This month marks 25 years since Mercedes-Benz unveiled the 500E, a special W124 sedan model that looked as ordinary as the average W124 model, but packed a 326PS 5-litre V8 capable of sending it from 0 to 100km/h in 6.1 seconds and achieves an electronically-limited top speed of 250km/h. It was a model that didn’t need any gratuitous “Edition 1” like styling to set it apart, or motorsports inspired fittings on the body. The 500E was the very definition of a Q-car, sports car quick all wrapped in an understated form, even if it was developed and assembled in part by Porsche.
The powerplant in question, together with its four-speed automatic, came from the 500SL but used a crankcase from the 4.2-litre engine from Mercedes-Benz’s arsenal. This resulted in an engine that was 16.5mm lower than that used in the 500SL. The use of shorter connecting rods ensured that the bore-stroke ratio was retained in the 500E. In addition to that the engine in the 500E also sported new Bosch LH-Jetronic fuel injection with electronic control and air-mass sensor. To aid in acceleration, the axle ratio on the 500E was shortened over that used in the 500SL.
Though sporting a Mercedes-Benz body and powertrain, the 500E wasn’t the product of tuning firm AMG. Instead Mercedes-Benz brought in Porsche at a very early stage to aid in the car’s development. Besides its development, production of the 500E was also split between Mercedes-Benz’s Sindelfingen plant where the bodyshell was painted, and Porsche’s Stuttgart-Zuffenhausen where final assembly took place. The decision to leave the car's final assembly in the hands of Porsche was down to the sports car maker's capability in handling the manufacturing of small-volume models such as the 500E.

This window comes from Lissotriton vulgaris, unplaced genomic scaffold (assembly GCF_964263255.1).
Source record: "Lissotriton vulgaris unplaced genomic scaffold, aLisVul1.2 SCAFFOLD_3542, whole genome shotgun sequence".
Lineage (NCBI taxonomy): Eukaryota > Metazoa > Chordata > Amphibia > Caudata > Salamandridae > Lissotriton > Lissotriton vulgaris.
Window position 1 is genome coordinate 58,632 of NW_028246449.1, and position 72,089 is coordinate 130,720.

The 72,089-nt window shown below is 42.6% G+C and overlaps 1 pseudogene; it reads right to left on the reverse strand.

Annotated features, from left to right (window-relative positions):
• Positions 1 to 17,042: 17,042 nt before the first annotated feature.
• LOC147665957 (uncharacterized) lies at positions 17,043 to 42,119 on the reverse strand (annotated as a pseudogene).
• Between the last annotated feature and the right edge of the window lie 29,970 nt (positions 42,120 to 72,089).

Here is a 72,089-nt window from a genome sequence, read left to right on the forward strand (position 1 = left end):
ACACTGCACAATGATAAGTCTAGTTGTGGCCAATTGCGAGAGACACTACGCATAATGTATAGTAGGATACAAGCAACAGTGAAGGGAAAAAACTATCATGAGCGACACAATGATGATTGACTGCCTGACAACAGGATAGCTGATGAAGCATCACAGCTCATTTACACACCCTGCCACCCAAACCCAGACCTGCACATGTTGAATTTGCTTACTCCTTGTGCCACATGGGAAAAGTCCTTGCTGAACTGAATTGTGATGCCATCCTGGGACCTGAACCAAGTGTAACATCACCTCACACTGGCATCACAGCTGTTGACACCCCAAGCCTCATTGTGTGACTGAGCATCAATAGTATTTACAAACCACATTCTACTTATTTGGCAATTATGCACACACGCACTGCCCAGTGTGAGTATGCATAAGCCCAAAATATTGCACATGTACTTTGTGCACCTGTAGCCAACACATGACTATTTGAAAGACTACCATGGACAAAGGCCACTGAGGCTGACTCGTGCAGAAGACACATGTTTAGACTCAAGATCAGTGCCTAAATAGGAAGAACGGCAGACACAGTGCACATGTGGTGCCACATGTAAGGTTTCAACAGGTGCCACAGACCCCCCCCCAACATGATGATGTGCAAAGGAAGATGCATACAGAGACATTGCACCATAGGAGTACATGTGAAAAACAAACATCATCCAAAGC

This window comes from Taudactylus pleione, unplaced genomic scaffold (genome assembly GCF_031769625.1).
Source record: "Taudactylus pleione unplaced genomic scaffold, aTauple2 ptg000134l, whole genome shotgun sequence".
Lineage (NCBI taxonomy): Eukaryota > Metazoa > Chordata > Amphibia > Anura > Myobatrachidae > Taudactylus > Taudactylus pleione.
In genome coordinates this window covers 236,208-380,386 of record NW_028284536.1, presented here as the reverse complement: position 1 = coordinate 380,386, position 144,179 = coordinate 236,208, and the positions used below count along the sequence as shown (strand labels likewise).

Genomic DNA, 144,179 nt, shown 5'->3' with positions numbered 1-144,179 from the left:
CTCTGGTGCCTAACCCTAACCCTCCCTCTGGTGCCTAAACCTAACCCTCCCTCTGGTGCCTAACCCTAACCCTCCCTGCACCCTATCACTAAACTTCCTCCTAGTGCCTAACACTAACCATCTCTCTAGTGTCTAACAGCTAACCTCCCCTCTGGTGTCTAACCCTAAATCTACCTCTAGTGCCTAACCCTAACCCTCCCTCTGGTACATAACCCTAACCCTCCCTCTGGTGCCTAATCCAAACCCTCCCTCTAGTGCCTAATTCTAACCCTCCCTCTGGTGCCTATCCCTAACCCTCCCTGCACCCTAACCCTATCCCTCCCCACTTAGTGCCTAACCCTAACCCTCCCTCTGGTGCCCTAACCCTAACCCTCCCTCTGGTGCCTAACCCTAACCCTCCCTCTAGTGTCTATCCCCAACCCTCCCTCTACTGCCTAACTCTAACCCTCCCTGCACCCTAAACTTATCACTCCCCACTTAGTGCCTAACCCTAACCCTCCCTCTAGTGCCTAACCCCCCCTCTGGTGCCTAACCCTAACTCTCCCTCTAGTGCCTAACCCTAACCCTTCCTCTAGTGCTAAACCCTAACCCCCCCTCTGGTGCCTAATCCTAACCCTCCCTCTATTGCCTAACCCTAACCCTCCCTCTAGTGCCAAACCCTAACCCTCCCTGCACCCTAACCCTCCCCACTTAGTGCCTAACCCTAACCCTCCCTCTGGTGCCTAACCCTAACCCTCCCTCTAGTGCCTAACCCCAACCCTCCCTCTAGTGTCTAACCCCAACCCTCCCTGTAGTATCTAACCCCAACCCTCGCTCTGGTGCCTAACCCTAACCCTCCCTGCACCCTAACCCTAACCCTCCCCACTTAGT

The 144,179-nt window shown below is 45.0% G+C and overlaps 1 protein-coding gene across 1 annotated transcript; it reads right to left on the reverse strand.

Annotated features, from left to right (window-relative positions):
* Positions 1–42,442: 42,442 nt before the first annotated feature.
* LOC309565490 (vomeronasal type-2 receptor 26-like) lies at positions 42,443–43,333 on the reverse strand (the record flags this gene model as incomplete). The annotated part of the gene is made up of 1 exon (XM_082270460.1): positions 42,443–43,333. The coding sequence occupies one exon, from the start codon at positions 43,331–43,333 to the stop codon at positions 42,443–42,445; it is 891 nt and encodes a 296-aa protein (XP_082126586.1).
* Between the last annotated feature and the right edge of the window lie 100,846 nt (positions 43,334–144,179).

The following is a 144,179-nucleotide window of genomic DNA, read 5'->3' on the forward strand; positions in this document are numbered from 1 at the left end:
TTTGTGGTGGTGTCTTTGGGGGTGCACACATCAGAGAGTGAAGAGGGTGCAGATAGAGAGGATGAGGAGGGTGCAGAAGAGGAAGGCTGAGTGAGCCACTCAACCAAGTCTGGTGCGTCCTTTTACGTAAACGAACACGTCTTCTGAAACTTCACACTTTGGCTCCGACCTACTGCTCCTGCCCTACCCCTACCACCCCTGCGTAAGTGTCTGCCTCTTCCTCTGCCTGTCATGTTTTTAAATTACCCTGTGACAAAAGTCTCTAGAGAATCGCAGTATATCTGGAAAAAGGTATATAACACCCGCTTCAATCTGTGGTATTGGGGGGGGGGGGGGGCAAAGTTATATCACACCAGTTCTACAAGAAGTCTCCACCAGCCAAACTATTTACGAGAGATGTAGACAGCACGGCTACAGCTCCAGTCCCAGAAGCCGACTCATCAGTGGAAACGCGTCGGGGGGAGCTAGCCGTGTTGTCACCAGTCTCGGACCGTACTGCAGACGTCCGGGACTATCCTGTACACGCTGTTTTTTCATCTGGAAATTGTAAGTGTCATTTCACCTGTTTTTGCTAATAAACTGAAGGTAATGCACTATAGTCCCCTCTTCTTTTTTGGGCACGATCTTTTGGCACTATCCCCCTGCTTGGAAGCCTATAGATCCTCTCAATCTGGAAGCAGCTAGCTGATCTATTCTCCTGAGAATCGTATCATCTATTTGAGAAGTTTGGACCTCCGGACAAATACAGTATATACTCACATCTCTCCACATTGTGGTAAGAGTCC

In 1993 the 500E was updated to be in line with the facelift works introduced to the W124 range. With the facelift range adopting the “E-Class” naming convention, and Mercedes-Benz’s traditional “E” designation for the injection engine (“Einspritzer” in German) being dropped, the 500E became the E500. Besides the updated body, the E500 also came fitted with acceleration skid control (ASR) as standard. A necessary fitment for a car of its magnitude and power reserves.
Though part of the W124 family, the 500E was priced at 134,520 deutschmarks when it was first introduced in 1990, more than twice the asking price of the standard 300E. Despite its high price, Mercedes-Benz managed to sell 10,479 units in the model’s five years of production, which is inclusive of the rare AMG-fettled E60 AMG. Not a bad run for a car that didn’t boast any added styling or exclusive branding to set it apart from the masses, except for a whacking big engine and a 0 to 100km/h boast that would worry sports cars of it era.